CHAPEL HILL, N.C. – James Michael McAdoo and Reggie Bullock are learning how to be go-to guys. Their freshmen teammates are adjusting to college. And coach Roy Williams is waiting for his players to hit some free throws.
It's clear 11th-ranked North Carolina has plenty to figure out heading into a demanding five-game stretch.
McAdoo had 19 points and 11 rebounds to help the Tar Heels beat Florida Atlantic 80-56 on Sunday, earning a second win to build some confidence before heading across the country and visiting the nation's top-ranked team in the coming weeks.
Bullock added 16 for the Tar Heels (2-0), who led by double figures throughout the second half before blowing the game open in the final 7 minutes. But UNC — with plenty of new players and returnees in new roles — shot 44 percent from both the field and the foul line in an up-and-down performance.
"I think it's coming along," Bullock said. "It's still people trying to see what we're going to need from them for the season, even if it's offensive rebounding or defensive rebounding or just playing defense or being a spot-up shooter. I think people are still growing into their roles, but as we keep practicing, I believe those wrinkles will just come out."
This was North Carolina's last home game until December in a tough opening month of the schedule. The Tar Heels next travel to Long Beach State on Friday night, then head to Hawaii to face Mississippi State to start the Maui Invitational' s tournament rounds. After three games there, North Carolina travels to No. 1 Indiana in the ACC/Big Ten Challenge on Nov. 27.
This game was an opening-round contest in the Maui Invitational, though it is separate from the tournament games.
Everyone knew the Tar Heels would look different after losing NBA first-round draft picks Harrison Barnes, John Henson, Kendall Marshall and Tyler Zeller from last year's team. They've added four freshmen — including a starting point guard — and as well as two upperclassmen who missed some or all of last season with serious knee injuries.
"They're not a great North Carolina team," Florida Atlantic coach Mike Jarvis said. "They're good and they're still North Carolina. They still have a whole lot more weapons than we do. We helped their confidence a little bit today, too. They're going to be good. We're going to be better."
As for McAdoo, the sophomore is expected to do a lot with the departure of all that NBA talent. He's off to a solid start, starting with 26 points and 14 rebounds against Gardner-Webb in the opener followed by an 8-for-17 performance against the Owls (0-1).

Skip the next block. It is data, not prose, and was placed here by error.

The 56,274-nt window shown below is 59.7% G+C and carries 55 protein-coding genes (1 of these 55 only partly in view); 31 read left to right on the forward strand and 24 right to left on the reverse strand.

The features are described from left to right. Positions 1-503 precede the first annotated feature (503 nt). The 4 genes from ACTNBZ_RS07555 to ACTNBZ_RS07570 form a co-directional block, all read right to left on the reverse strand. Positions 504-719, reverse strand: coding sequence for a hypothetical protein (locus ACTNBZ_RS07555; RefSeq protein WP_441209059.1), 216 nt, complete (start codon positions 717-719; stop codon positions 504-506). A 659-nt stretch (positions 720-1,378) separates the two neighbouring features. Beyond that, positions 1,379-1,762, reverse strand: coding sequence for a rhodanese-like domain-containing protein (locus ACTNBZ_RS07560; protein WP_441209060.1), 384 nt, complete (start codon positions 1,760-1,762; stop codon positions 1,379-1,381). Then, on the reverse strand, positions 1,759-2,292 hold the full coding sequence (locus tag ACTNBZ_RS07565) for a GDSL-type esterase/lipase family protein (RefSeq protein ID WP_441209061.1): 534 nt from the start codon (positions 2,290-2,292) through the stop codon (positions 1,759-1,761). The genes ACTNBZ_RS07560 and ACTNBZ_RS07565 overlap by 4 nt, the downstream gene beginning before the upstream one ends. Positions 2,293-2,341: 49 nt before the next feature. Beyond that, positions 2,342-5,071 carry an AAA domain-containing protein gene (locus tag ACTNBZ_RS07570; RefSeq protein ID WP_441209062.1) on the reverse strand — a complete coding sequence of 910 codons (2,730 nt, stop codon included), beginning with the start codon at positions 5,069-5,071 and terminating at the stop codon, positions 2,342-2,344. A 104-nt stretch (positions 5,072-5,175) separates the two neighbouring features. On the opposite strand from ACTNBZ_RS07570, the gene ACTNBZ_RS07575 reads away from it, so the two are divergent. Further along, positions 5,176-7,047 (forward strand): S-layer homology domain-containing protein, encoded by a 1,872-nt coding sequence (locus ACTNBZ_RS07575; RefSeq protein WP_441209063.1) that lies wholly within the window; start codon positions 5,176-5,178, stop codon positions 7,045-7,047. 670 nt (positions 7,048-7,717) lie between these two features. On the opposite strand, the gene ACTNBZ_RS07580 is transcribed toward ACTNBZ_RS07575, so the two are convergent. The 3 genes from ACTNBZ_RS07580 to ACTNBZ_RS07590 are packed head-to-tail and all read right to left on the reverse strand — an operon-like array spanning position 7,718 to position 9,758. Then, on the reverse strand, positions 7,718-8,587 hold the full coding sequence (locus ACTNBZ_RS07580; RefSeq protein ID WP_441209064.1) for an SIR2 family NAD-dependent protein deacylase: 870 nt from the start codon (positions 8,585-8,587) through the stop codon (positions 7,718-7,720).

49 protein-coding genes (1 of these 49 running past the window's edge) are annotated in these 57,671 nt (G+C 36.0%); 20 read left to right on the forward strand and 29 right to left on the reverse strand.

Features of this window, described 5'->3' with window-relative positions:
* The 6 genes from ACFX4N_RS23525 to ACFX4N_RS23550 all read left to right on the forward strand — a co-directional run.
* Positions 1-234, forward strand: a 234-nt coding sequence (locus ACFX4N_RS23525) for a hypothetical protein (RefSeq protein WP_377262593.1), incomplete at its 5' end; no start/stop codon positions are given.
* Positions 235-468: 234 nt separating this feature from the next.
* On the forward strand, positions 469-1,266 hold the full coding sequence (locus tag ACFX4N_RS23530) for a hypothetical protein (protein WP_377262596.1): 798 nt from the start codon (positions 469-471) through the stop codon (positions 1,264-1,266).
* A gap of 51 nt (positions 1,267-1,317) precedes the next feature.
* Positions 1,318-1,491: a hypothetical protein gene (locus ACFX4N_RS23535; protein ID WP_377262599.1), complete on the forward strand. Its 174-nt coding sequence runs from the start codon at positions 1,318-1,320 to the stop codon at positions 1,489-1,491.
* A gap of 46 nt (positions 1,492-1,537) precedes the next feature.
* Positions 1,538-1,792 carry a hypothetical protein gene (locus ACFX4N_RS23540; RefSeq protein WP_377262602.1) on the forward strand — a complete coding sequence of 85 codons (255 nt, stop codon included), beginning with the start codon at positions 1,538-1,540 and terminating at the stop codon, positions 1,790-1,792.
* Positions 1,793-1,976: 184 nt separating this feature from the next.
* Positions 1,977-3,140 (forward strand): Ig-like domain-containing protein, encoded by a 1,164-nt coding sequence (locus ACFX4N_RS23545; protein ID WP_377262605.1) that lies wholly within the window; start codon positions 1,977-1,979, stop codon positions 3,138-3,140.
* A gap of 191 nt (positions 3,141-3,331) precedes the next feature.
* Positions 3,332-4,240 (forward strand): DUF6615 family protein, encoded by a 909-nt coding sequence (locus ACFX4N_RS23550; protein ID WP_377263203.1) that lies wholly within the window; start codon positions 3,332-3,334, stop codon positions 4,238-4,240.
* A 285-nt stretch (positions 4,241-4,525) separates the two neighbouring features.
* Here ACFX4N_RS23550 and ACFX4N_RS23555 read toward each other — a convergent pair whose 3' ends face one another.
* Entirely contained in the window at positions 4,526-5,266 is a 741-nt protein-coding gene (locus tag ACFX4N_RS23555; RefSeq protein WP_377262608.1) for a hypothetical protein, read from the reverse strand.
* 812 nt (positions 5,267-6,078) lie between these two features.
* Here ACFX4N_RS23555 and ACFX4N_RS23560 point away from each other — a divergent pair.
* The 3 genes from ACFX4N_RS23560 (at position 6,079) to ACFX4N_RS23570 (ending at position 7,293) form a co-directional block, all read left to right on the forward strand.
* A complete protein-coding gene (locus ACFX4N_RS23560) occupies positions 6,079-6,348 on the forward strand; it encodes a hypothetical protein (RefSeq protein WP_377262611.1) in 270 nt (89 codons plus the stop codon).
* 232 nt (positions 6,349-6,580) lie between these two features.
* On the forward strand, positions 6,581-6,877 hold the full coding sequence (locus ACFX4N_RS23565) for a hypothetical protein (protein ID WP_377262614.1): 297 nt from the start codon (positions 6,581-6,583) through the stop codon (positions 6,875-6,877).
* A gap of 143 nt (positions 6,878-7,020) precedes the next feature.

"It's definitely been a confidence booster," McAdoo said of the first two games. "Guys had a good game on Friday and today I felt like I played pretty well so it's definitely helping me learn more about myself and what I'm capable of doing."
Among the most pressing concerns for Williams: the Tar Heels missed a bunch of free throws just as they did in the opener two days earlier. After going just 9-for-19 against Gardner-Webb, the Tar Heels missed 11 of their first 15 free throws and finished at 12-for-27 for the game.
"We've been shooting free throws tremendously in practice, so I told them just to have the guts to step up there and make a shot and quit worrying," Williams said.
Greg Gantt scored 18 points and hit four 3-pointers to lead Florida Atlantic, which shot 28 percent. The rest of the team shot 23 percent (10-for-44) from the floor, while the bigger Tar Heels took a 56-36 rebounding advantage that led to 16 second-chance points and 10 more shot attempts.
North Carolina led 32-24 at halftime despite shooting just 34 percent in the opening 20 minutes, then scored five straight points after the break to push the lead to double figures. The Tar Heels maintained a comfortable lead the rest of the afternoon, though they didn't put the Owls away until back-to-back 3-pointers from Bullock and P.J. Hairston that made it 70-48 with about 6 minutes left.
"If you beat one man, they have a second line of players coming," Gantt said. "They're talented and they're big. It's something we can learn from. We'll watch the film and get better."